Obama: al-Qaida remains main terrorist threat

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WEST POINT, N.Y. (AP) –  President Barack Obama says today’s main terrorist threat comes from decentralized al-Qaida affiliates and extremists.

Obama tells U.S. Military Academy graduates that this means the U.S. must work with countries where terrorist networks seek a foothold. He says working with allies will expand America’s reach without the use of U.S. forces.

Obama says the threat from a decentralized al-Qaida lessens the possibility of large-scale 9/11-style attacks against the U.S.

But he says there is a heightened danger to U.S. personnel overseas.

Obama says the United States must lead on the world stage, but also show restraint before rushing into military operations overseas.

Obama outlined his foreign policy vision for his final two years during a commencement address.

Obama says the U.S. is emerging from a long period of war. But he says isolationism isn’t an option in the 21st century.

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Obama delivers foreign policy speech at West Point. (CNN)

He says the U.S. will use force when necessary, but is stronger when it doesn’t act alone.

Obama also says he plans to work with Congress to increase support for the Syrian opposition.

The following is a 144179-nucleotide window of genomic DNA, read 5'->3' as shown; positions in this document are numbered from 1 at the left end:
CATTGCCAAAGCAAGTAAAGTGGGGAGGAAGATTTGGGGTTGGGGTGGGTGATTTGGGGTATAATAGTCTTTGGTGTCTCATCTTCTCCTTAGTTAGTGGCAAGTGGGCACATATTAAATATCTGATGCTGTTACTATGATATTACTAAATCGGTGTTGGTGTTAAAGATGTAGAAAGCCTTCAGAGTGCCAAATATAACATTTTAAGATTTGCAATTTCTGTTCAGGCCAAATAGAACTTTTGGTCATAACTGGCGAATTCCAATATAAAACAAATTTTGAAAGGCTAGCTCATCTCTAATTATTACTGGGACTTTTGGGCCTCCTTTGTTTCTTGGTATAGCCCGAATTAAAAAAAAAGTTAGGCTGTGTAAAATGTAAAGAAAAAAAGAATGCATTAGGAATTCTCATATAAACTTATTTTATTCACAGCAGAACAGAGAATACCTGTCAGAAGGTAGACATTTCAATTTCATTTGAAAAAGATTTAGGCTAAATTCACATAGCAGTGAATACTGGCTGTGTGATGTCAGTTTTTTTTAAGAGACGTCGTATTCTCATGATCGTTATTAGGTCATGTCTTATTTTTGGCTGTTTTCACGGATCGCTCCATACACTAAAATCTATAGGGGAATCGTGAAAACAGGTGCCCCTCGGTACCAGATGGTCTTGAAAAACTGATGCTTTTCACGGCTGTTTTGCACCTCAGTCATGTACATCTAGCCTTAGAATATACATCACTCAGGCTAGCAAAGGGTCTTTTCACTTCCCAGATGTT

The speech comes a day after Obama offered a blueprint for ending the U.S. military engagement in Afghanistan.

Obama says he will continue to “take direct action” by ordering drone strikes and capture operations against terror suspects “when necessary to protect ourselves.”

The president said there still would be times when the U.S. must go it alone. He restated a policy he disclosed last May, however, that no drone strike should occur unless there is “a near certainty” that no civilians will be harmed.

That policy has contributed to a reduction in U.S. drone attacks and claims of civilian deaths. The CIA has acknowledged to Congress, though, that a child – the brother of a targeted militant – was killed in a drone strike in Yemen last June.

 

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